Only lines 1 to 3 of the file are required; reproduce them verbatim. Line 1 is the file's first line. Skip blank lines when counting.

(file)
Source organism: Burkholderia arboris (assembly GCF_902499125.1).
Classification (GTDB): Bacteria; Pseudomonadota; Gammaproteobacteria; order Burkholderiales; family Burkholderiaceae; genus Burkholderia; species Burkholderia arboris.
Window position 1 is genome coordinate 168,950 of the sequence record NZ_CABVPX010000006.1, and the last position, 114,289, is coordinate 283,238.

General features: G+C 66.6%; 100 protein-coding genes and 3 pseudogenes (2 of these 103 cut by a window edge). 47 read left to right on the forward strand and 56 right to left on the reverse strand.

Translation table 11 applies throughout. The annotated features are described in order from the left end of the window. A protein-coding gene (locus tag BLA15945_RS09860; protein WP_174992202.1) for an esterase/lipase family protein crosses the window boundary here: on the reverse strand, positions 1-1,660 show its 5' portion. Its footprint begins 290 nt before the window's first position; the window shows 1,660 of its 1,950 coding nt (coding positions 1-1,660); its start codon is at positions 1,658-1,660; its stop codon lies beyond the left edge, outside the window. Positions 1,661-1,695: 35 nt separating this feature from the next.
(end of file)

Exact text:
Source organism: Burkholderia arboris (assembly GCF_902499125.1).
Classification (GTDB): Bacteria; Pseudomonadota; Gammaproteobacteria; order Burkholderiales; family Burkholderiaceae; genus Burkholderia; species Burkholderia arboris.
Window position 1 is genome coordinate 168,950 of the sequence record NZ_CABVPX010000006.1, and the last position, 114,289, is coordinate 283,238.